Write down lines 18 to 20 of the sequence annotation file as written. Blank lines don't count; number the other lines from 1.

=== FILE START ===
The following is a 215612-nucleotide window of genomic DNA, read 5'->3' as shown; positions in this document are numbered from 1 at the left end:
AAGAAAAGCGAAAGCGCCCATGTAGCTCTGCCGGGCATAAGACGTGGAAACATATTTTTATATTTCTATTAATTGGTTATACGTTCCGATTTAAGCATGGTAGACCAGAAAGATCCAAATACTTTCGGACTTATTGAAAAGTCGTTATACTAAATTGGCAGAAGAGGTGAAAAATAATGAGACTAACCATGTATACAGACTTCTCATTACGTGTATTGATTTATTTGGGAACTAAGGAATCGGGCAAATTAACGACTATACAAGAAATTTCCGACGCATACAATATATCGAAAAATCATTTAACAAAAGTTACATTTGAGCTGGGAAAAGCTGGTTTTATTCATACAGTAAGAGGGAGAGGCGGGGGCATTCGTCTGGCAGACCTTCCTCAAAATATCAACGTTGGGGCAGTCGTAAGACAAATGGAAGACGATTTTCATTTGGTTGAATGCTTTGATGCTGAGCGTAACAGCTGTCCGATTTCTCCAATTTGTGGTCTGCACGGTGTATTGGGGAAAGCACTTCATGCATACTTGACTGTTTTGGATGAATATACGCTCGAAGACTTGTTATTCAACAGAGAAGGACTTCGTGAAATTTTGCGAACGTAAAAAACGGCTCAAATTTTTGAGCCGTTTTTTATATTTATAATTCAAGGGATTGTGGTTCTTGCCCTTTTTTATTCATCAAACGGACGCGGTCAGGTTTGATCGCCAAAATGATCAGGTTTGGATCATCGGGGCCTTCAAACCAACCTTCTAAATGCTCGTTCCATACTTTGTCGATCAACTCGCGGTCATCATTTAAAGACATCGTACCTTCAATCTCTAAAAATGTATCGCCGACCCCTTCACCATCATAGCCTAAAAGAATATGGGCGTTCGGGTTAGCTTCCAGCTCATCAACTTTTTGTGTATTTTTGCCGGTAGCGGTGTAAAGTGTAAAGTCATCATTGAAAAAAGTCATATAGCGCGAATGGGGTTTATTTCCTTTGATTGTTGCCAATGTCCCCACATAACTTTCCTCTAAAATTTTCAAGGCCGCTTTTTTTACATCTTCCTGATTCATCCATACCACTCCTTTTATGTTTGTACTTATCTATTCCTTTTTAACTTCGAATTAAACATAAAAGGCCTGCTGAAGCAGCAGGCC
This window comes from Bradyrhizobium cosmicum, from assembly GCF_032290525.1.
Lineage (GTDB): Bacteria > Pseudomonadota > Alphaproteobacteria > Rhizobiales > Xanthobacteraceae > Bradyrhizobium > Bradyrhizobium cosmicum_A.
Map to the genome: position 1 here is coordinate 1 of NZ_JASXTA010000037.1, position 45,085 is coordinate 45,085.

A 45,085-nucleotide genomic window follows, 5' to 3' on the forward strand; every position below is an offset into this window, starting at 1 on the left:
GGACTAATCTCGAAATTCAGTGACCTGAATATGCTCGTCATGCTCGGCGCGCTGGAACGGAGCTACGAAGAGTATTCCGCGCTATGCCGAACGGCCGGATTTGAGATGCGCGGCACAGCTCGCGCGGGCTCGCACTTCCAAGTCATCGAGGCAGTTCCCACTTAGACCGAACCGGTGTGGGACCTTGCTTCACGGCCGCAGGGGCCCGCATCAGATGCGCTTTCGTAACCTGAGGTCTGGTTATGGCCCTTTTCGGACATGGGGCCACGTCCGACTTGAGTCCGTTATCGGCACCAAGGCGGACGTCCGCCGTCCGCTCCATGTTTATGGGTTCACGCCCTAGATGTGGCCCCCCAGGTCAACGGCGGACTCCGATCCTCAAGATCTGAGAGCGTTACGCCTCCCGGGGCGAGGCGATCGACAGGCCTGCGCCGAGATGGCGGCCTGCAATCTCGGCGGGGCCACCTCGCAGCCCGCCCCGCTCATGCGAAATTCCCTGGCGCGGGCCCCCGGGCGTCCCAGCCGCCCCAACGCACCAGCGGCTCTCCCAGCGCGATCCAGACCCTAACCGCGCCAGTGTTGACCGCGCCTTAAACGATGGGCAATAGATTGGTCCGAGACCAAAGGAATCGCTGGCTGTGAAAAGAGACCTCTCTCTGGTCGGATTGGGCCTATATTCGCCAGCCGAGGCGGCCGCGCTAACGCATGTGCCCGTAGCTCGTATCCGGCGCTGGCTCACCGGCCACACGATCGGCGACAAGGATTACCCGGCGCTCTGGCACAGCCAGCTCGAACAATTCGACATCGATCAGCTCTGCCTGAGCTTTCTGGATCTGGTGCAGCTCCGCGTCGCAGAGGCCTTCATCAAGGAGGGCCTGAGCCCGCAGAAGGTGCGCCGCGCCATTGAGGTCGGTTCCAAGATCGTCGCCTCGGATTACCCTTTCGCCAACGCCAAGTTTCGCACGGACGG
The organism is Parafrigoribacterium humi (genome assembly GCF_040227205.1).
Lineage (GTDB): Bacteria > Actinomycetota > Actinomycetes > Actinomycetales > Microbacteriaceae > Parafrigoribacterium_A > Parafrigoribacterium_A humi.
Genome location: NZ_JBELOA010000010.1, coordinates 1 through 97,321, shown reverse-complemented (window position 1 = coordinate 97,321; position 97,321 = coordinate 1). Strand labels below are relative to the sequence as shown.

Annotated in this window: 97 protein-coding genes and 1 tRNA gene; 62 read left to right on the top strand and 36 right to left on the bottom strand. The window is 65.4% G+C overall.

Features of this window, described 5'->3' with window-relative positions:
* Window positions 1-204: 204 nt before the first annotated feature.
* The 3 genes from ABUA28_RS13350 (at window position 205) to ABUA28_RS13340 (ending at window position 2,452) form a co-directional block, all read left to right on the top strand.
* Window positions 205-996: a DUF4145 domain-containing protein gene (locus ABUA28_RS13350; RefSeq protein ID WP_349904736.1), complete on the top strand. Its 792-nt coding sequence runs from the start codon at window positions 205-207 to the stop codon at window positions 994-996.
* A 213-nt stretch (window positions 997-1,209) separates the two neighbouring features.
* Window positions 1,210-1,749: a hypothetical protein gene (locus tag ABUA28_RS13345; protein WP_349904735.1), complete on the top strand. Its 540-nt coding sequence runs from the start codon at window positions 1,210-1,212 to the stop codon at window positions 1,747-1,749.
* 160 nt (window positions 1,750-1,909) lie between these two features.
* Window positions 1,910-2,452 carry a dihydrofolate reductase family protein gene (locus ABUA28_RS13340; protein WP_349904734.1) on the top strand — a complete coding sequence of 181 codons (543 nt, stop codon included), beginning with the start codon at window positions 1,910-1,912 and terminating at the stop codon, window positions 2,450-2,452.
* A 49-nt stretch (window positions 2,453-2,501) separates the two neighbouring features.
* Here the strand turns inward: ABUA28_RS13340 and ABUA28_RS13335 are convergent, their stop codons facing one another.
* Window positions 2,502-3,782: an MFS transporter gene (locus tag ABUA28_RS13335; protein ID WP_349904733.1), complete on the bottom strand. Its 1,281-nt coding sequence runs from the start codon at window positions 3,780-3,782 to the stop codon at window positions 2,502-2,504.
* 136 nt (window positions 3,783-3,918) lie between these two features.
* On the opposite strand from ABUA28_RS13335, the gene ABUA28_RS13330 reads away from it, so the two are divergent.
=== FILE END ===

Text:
* 160 nt (window positions 1,750-1,909) lie between these two features.
* Window positions 1,910-2,452 carry a dihydrofolate reductase family protein gene (locus ABUA28_RS13340; protein WP_349904734.1) on the top strand — a complete coding sequence of 181 codons (543 nt, stop codon included), beginning with the start codon at window positions 1,910-1,912 and terminating at the stop codon, window positions 2,450-2,452.
* A 49-nt stretch (window positions 2,453-2,501) separates the two neighbouring features.